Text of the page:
Destination Guides

Six Olympic Athletes Burned into the Fabric of Sport and Culture

As the Summer Games in Tokyo are underway, and creating new heroes, here are the athletes who achieved Olympic greatness and helped change the world

The Olympics have survived World Wars, Cold Wars, racism, terrorism, supported women’s rights and now COVID. Great stories of perseverance and courage will certainly emerge from Tokyo, as well.

As the Games are in their early days, with stands empty of family and friends, here is one story while others unfolding.

For instance, at just 13 years old, Momiji Nishiya of Japan won the first-ever women’s street competition in skateboarding. She is one of the youngest gold medalists in Olympic history, the differential being a matter of days. In winning, she said she reached out to young girls, hoping to inspire them to the new Olympic sport long dominated by skater boys.

Allyson Felix of the U.S has quietly won nine Olympic medals in track, including six golds. Recently, she singlehandedly spoke up for mothers rights by breaking confidentiality clauses when Nike cut her pay and pushed for a quick return to competition after the birth of her child.

Eliud Kipchogo of Kenya, raised by a single mother, is the only man on the planet who has run a marathon in under two hours. The race was unsanctioned but the clock doesn’t lie. He will defend his Olympic title and holds the official world record of 2:01:39.

Simone Biles, the star of women’s gymnastics was the face of these Olympics. Appearing on magazine covers worldwide and network promotions, she announced during  the team competition that she was bowing out of the sport’s premier events, explaining that her mental health had to take precedence. The pressure was immense, while the outpouring of support was global. This included a Tweet from Justin Bieber, who underscored his own challenges as a young superstar.

Here are former Gold Medal winners who helped set the stage for social change. Their athletic efforts were worthy of gold but how they used their platform for good is truly Olympian.

Sprinter Jesse Owens—Berlin, 1936

Jesse Owens won four gold medals in Nazi Germany with Adolph Hitler glowering from the stands. Years later he was bestowed the Congressional Medal of Honor for his “unrivaled athletic triumph…and a triumph for all humanity.” Image credit: Le Miroir des sports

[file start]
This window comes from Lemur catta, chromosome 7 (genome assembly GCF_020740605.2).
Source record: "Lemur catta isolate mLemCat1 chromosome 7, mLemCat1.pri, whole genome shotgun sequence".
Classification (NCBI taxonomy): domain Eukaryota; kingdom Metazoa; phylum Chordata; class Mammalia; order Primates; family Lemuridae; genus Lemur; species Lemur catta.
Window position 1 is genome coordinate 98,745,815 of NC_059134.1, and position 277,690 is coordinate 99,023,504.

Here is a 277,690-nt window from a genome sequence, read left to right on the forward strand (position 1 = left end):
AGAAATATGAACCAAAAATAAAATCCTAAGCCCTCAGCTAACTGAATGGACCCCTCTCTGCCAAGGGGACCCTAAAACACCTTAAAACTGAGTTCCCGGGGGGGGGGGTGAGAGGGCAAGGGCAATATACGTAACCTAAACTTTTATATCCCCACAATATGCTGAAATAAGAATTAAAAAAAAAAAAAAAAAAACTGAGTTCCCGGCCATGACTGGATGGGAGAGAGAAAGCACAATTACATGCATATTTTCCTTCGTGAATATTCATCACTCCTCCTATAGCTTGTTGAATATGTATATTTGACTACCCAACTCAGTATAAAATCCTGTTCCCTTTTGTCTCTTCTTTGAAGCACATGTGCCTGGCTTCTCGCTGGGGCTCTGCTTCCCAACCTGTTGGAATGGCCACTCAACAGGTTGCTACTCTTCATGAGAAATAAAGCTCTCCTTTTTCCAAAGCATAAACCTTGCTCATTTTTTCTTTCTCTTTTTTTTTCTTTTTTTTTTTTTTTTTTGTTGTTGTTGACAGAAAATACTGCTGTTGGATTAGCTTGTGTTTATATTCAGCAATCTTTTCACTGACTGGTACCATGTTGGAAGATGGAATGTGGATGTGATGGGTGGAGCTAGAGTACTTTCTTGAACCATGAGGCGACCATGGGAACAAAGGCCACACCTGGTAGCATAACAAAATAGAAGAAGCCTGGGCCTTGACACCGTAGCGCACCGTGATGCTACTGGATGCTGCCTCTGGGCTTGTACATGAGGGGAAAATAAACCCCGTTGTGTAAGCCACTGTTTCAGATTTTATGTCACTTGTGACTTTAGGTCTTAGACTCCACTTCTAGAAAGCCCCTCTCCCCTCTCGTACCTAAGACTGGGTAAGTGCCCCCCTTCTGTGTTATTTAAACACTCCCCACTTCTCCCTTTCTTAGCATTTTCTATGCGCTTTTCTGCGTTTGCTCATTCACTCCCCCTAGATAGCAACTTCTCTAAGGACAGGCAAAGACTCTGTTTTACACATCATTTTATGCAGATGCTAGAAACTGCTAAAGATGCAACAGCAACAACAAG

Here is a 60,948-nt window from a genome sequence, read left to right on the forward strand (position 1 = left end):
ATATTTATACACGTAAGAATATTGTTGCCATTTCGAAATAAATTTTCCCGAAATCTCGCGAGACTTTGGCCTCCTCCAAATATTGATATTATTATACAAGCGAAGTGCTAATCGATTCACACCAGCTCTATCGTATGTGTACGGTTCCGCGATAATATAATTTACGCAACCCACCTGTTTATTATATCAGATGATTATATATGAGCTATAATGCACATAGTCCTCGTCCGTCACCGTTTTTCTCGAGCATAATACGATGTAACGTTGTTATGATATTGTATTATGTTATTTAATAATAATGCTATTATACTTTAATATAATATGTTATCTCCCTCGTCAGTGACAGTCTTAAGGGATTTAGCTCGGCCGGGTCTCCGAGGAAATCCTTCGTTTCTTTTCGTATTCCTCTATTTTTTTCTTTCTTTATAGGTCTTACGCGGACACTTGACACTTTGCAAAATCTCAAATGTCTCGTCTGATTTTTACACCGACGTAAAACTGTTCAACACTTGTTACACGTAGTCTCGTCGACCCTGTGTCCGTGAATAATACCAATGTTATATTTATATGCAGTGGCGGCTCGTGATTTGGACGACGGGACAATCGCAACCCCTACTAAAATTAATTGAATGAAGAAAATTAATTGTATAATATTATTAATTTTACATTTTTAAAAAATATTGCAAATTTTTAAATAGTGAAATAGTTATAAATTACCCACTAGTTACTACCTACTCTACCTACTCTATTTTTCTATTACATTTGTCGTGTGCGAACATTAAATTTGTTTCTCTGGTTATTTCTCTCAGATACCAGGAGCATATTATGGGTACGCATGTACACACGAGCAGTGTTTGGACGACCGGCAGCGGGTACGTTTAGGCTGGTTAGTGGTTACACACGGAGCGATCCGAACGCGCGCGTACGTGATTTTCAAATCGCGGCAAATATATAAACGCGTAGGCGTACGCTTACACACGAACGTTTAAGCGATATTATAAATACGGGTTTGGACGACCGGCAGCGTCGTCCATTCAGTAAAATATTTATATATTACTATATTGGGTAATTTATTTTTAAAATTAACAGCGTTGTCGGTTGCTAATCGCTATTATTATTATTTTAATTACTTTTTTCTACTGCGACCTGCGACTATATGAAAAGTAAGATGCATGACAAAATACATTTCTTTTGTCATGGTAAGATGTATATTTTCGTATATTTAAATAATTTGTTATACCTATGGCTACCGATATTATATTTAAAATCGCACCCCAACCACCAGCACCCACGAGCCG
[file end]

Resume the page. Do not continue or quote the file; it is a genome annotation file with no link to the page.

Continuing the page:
This was the situation. Berlin, on the verge of World War II, in the vise grip of Nazism with swastikas flying throughout the city and Storm Troopers goose stepping through the streets. These Games were to be the showcase for Adolph Hitler and the supremacy of the Aryan race. Jesse Owens, son of a sharecropper (by the age of seven he was expected to pick 100 pounds of cotton a day) and grandson of slaves, derailed all that in just 45 minutes.

He won four gold medals, breaking a world record in the long jump which had stood for 25 years.

He returned to a home of Jim Crow laws. After a ticker tape parade in New York, he had to ride a freight elevator to a reception in his honor at the Waldorf-Astoria. There were no endorsement deals so he raced horses and dogs in carnival-like events to feed his family. Finally in the 1950’s, he was hired as a public speaker and opened a public relations firm.

In 1976, President Gerald Ford presented Owens with the Medal of Freedom, the highest honor the U.S. can grant to a civilian. In 1980, a street in Berlin was renamed in his honor. In 1990, a decade after his death, President George Bush awarded Owens the Congressional Medal of Honor, calling his performance in Berlin “an unrivaled athletic triumph, but more than that, a triumph for all humanity.”

Boxer Muhammad Ali—Rome, 1960

Even after winning the gold, Mohamad Ali (center) came home to Kentucky and faced Jim Crow laws. The 10-time heavyweight champ used his platform as a beloved and ardent spokesman for human rights.

A brash, young boxer by the name of Cassius Clay from Louisville, Kentucky, all of 18 years old, quite literally pounded the international competition to claim the gold in the light-heavyweight division. Thirty-six years later, in Atlanta, Mohammad Ali — then a 10-time heavyweight champion as well as an eloquent spokesman for civil and religious rights, then battling Parkinson’s Disease — took to the Olympic stage one more time to face perhaps his most daunting challenge. The applause thundered and eyes welled worldwide as, despite all odds, Mohammad Ali’s failing body and shaking hands lit the Olympic Torch.

In Rome, Ali also surpassed all athletes in the time-honored tradition of trading national pins. He loved nothing more than walking through the Olympic Village to meet people from around the world, proving that he was an ambassador before he even knew he was one. Ali, too, returned home to Jim Crow laws. Like Owens, even after bringing honor to the U.S. with this Olympic gold, he couldn’t dine in the same restaurants with whites. That experience forged his tireless advocacy for his race and humanitarianism.

We cannot close this sport chapter without acknowledging Ali’s oratory talents. His comments were genius, for example: “Hating people because of their color is wrong. And it doesn’t matter which color does the hating. It’s just plain wrong.”